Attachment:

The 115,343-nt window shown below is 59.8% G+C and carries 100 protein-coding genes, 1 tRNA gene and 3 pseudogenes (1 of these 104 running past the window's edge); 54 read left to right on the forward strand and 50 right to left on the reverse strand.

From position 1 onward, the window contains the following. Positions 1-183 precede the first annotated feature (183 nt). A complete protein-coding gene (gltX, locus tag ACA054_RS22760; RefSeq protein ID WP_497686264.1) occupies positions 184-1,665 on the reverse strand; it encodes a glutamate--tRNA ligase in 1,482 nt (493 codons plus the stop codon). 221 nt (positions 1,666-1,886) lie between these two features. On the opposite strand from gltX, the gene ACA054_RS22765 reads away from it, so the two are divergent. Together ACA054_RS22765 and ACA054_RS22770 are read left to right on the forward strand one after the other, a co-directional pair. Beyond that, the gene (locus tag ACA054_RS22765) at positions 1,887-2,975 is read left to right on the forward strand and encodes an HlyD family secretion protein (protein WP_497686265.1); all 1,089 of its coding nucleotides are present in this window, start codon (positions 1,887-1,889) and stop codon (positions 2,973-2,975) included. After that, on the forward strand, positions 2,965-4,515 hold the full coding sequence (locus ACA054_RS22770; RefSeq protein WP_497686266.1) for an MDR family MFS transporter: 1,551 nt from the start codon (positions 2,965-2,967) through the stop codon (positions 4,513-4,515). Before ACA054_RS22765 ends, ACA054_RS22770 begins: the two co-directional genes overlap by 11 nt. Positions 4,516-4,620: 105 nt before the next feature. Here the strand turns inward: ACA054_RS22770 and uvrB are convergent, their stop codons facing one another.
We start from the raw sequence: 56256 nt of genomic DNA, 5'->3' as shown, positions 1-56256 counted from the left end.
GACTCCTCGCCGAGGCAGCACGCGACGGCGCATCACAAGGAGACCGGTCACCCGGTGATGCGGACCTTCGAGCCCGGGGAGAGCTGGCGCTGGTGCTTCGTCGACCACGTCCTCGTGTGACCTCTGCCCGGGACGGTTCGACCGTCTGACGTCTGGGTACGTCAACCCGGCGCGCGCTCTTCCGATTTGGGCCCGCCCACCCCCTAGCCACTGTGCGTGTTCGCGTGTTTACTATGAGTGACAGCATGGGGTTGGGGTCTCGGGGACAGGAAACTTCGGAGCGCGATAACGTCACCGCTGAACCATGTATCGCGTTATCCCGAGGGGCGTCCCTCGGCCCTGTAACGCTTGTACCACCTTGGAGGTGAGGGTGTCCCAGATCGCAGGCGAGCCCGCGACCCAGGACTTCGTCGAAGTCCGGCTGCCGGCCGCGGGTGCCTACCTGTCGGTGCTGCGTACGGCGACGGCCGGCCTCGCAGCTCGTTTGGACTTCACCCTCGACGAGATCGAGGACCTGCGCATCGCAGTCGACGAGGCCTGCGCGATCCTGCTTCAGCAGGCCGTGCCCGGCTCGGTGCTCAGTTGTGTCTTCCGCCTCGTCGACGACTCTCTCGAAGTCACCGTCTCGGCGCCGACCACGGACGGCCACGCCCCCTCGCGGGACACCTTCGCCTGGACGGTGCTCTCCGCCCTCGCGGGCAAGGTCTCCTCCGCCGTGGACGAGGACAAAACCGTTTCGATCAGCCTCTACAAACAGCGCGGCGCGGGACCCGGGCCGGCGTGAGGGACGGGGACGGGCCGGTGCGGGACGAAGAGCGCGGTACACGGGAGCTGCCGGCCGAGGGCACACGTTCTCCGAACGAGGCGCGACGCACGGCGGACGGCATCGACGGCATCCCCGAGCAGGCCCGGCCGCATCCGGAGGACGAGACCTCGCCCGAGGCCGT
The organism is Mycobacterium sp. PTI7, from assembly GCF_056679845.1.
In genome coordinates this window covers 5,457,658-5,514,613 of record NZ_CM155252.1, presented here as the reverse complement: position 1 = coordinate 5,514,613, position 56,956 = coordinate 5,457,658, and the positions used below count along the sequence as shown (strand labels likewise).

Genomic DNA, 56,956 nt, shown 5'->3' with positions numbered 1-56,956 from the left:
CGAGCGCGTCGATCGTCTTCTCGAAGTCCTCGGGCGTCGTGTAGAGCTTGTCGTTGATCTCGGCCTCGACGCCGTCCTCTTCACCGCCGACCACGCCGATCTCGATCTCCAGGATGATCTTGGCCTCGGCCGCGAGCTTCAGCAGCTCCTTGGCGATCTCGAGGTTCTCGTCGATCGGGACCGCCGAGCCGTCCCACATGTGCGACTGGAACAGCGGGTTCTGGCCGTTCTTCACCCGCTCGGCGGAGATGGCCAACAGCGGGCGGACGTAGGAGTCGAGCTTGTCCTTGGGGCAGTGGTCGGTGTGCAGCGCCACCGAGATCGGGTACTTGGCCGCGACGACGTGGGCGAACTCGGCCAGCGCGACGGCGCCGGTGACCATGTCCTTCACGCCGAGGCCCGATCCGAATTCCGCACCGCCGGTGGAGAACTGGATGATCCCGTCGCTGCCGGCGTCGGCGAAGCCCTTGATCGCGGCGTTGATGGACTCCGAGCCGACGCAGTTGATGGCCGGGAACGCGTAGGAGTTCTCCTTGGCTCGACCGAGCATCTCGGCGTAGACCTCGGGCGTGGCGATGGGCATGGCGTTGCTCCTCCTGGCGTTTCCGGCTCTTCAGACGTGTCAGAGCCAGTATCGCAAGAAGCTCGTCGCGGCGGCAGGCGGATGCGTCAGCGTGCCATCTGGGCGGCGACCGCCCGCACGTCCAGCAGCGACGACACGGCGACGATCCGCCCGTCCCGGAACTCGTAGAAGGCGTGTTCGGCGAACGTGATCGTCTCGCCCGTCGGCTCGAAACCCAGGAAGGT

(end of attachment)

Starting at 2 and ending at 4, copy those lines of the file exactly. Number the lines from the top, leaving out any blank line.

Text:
From position 1 onward, the window contains the following. Positions 1-183 precede the first annotated feature (183 nt). A complete protein-coding gene (gltX, locus tag ACA054_RS22760; RefSeq protein ID WP_497686264.1) occupies positions 184-1,665 on the reverse strand; it encodes a glutamate--tRNA ligase in 1,482 nt (493 codons plus the stop codon). 221 nt (positions 1,666-1,886) lie between these two features. On the opposite strand from gltX, the gene ACA054_RS22765 reads away from it, so the two are divergent. Together ACA054_RS22765 and ACA054_RS22770 are read left to right on the forward strand one after the other, a co-directional pair. Beyond that, the gene (locus tag ACA054_RS22765) at positions 1,887-2,975 is read left to right on the forward strand and encodes an HlyD family secretion protein (protein WP_497686265.1); all 1,089 of its coding nucleotides are present in this window, start codon (positions 1,887-1,889) and stop codon (positions 2,973-2,975) included. After that, on the forward strand, positions 2,965-4,515 hold the full coding sequence (locus ACA054_RS22770; RefSeq protein WP_497686266.1) for an MDR family MFS transporter: 1,551 nt from the start codon (positions 2,965-2,967) through the stop codon (positions 4,513-4,515). Before ACA054_RS22765 ends, ACA054_RS22770 begins: the two co-directional genes overlap by 11 nt. Positions 4,516-4,620: 105 nt before the next feature. Here the strand turns inward: ACA054_RS22770 and uvrB are convergent, their stop codons facing one another.
We start from the raw sequence: 56256 nt of genomic DNA, 5'->3' as shown, positions 1-56256 counted from the left end.
GACTCCTCGCCGAGGCAGCACGCGACGGCGCATCACAAGGAGACCGGTCACCCGGTGATGCGGACCTTCGAGCCCGGGGAGAGCTGGCGCTGGTGCTTCGTCGACCACGTCCTCGTGTGACCTCTGCCCGGGACGGTTCGACCGTCTGACGTCTGGGTACGTCAACCCGGCGCGCGCTCTTCCGATTTGGGCCCGCCCACCCCCTAGCCACTGTGCGTGTTCGCGTGTTTACTATGAGTGACAGCATGGGGTTGGGGTCTCGGGGACAGGAAACTTCGGAGCGCGATAACGTCACCGCTGAACCATGTATCGCGTTATCCCGAGGGGCGTCCCTCGGCCCTGTAACGCTTGTACCACCTTGGAGGTGAGGGTGTCCCAGATCGCAGGCGAGCCCGCGACCCAGGACTTCGTCGAAGTCCGGCTGCCGGCCGCGGGTGCCTACCTGTCGGTGCTGCGTACGGCGACGGCCGGCCTCGCAGCTCGTTTGGACTTCACCCTCGACGAGATCGAGGACCTGCGCATCGCAGTCGACGAGGCCTGCGCGATCCTGCTTCAGCAGGCCGTGCCCGGCTCGGTGCTCAGTTGTGTCTTCCGCCTCGTCGACGACTCTCTCGAAGTCACCGTCTCGGCGCCGACCACGGACGGCCACGCCCCCTCGCGGGACACCTTCGCCTGGACGGTGCTCTCCGCCCTCGCGGGCAAGGTCTCCTCCGCCGTGGACGAGGACAAAACCGTTTCGATCAGCCTCTACAAACAGCGCGGCGCGGGACCCGGGCCGGCGTGAGGGACGGGGACGGGCCGGTGCGGGACGAAGAGCGCGGTACACGGGAGCTGCCGGCCGAGGGCACACGTTCTCCGAACGAGGCGCGACGCACGGCGGACGGCATCGACGGCATCCCCGAGCAGGCCCGGCCGCATCCGGAGGACGAGACCTCGCCCGAGGCCGT